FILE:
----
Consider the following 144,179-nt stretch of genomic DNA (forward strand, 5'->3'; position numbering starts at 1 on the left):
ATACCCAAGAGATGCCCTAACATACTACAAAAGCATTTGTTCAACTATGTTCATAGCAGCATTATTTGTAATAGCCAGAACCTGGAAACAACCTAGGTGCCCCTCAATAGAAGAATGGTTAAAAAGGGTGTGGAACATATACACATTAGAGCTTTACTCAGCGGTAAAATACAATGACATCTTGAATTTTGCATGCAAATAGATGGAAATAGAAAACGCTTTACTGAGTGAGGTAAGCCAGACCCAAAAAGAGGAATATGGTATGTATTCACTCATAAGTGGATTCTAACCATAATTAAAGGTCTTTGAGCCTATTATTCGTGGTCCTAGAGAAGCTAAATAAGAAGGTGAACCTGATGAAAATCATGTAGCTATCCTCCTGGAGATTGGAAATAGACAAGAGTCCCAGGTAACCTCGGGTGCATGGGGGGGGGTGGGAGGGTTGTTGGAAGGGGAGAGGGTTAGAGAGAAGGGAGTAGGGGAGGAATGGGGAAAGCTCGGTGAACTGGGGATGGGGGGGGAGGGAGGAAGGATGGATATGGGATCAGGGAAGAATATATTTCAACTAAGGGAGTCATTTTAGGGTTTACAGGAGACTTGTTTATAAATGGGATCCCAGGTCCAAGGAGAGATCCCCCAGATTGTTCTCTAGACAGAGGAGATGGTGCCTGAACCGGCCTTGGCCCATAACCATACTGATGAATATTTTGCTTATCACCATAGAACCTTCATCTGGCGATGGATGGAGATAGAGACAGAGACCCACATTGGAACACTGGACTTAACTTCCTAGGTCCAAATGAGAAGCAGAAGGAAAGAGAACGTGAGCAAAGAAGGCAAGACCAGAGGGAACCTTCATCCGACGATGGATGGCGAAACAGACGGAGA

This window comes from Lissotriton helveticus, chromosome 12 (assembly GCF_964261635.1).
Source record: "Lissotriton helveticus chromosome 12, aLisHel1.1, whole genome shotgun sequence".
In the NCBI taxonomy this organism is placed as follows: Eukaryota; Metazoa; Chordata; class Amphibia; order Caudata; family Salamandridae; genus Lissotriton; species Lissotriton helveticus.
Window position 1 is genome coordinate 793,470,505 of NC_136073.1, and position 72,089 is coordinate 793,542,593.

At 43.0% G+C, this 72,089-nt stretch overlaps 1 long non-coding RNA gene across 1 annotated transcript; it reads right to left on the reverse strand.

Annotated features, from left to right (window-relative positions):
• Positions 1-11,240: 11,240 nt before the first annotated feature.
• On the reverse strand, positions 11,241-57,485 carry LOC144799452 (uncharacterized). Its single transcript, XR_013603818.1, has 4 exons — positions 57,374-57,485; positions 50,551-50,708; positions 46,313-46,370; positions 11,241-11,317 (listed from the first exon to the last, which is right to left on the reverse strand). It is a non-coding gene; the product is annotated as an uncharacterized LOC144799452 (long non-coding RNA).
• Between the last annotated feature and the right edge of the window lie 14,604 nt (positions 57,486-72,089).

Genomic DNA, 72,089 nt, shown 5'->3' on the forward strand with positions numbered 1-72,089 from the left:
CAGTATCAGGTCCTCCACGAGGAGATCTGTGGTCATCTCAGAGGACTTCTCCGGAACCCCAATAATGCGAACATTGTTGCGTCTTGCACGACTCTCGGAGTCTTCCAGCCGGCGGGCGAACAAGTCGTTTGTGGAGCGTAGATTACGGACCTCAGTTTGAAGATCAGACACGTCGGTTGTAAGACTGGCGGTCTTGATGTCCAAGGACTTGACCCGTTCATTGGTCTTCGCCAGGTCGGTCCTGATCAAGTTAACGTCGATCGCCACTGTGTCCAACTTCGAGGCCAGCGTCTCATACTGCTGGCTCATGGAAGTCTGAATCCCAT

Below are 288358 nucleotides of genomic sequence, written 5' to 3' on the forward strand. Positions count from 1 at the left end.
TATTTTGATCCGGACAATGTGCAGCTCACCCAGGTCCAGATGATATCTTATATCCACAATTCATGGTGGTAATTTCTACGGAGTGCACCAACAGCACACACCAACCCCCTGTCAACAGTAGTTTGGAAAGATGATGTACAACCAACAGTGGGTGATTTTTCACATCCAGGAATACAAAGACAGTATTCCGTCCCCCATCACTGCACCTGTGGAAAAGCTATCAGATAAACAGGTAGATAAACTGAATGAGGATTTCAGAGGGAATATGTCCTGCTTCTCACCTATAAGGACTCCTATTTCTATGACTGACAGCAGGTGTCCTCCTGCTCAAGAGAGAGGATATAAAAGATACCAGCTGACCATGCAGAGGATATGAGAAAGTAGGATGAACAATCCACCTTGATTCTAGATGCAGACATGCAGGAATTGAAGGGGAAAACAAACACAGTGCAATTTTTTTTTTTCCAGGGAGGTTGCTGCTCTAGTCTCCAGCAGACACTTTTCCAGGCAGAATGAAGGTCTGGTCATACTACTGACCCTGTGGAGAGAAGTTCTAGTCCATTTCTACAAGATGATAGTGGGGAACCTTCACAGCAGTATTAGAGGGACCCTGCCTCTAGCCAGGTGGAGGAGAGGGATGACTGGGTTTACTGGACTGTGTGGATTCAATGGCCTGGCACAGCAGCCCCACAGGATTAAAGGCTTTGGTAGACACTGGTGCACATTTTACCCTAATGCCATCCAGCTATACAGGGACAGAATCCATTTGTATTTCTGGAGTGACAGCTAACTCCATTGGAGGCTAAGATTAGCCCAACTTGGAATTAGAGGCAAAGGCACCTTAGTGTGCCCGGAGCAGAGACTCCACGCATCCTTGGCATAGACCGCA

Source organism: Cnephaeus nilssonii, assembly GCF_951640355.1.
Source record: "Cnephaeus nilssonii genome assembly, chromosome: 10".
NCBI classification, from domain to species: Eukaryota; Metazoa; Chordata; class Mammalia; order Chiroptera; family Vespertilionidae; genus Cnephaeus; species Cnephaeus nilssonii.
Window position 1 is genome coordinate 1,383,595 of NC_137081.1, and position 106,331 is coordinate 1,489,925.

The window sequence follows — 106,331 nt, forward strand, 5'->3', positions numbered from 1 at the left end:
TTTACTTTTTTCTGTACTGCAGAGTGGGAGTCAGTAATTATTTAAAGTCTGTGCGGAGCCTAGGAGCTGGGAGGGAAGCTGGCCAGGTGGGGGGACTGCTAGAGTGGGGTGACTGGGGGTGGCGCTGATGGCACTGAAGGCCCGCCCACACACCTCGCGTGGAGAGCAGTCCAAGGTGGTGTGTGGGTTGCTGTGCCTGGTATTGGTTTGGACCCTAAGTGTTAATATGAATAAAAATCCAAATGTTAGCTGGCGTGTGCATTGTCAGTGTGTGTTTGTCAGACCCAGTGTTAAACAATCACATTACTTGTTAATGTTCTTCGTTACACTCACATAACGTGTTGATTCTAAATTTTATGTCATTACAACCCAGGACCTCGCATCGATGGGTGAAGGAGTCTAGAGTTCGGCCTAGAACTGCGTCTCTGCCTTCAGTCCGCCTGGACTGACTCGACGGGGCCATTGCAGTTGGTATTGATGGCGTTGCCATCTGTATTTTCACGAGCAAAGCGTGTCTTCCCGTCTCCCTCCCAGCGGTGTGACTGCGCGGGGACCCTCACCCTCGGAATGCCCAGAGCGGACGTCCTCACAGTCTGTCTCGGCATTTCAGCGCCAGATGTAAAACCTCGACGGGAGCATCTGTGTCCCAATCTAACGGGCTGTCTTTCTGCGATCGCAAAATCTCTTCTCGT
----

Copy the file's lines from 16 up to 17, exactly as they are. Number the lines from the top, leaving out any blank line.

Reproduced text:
Source organism: Cnephaeus nilssonii, assembly GCF_951640355.1.
Source record: "Cnephaeus nilssonii genome assembly, chromosome: 10".